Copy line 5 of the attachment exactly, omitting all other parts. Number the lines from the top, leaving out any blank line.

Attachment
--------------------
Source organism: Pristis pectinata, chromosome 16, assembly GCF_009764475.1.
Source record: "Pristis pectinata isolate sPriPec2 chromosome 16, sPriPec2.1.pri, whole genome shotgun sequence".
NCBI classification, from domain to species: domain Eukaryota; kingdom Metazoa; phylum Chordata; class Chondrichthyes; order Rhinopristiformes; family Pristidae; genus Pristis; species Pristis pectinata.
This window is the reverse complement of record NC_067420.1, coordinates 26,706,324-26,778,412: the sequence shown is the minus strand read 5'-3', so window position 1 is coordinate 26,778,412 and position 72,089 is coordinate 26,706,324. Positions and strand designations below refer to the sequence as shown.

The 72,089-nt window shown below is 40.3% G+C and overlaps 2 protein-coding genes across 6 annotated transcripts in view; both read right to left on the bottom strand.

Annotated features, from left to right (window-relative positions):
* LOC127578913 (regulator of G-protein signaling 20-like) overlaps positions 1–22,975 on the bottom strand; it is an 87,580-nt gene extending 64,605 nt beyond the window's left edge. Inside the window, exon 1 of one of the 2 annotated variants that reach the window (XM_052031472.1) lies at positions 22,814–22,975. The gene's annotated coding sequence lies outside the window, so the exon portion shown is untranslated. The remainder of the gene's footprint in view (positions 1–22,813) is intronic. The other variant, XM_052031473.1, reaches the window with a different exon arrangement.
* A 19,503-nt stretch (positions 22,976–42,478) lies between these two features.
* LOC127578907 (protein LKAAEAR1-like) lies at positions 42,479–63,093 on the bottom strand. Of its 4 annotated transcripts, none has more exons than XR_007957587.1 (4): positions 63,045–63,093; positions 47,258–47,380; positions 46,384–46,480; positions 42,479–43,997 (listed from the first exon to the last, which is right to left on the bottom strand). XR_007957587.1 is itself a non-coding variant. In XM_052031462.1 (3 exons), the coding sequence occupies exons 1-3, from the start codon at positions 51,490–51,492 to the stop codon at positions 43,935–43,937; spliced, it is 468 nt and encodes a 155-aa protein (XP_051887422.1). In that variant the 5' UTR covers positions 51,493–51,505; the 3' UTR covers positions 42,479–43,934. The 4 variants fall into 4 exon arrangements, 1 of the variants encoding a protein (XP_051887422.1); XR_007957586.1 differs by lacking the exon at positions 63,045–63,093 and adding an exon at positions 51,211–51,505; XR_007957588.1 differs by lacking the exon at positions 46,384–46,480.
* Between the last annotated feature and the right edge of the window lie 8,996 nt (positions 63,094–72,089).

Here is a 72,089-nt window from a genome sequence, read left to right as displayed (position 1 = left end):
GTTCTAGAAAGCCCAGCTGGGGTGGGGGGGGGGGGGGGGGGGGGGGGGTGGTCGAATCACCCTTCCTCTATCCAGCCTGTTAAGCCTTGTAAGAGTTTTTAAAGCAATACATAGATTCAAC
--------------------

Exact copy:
The 72,089-nt window shown below is 40.3% G+C and overlaps 2 protein-coding genes across 6 annotated transcripts in view; both read right to left on the bottom strand.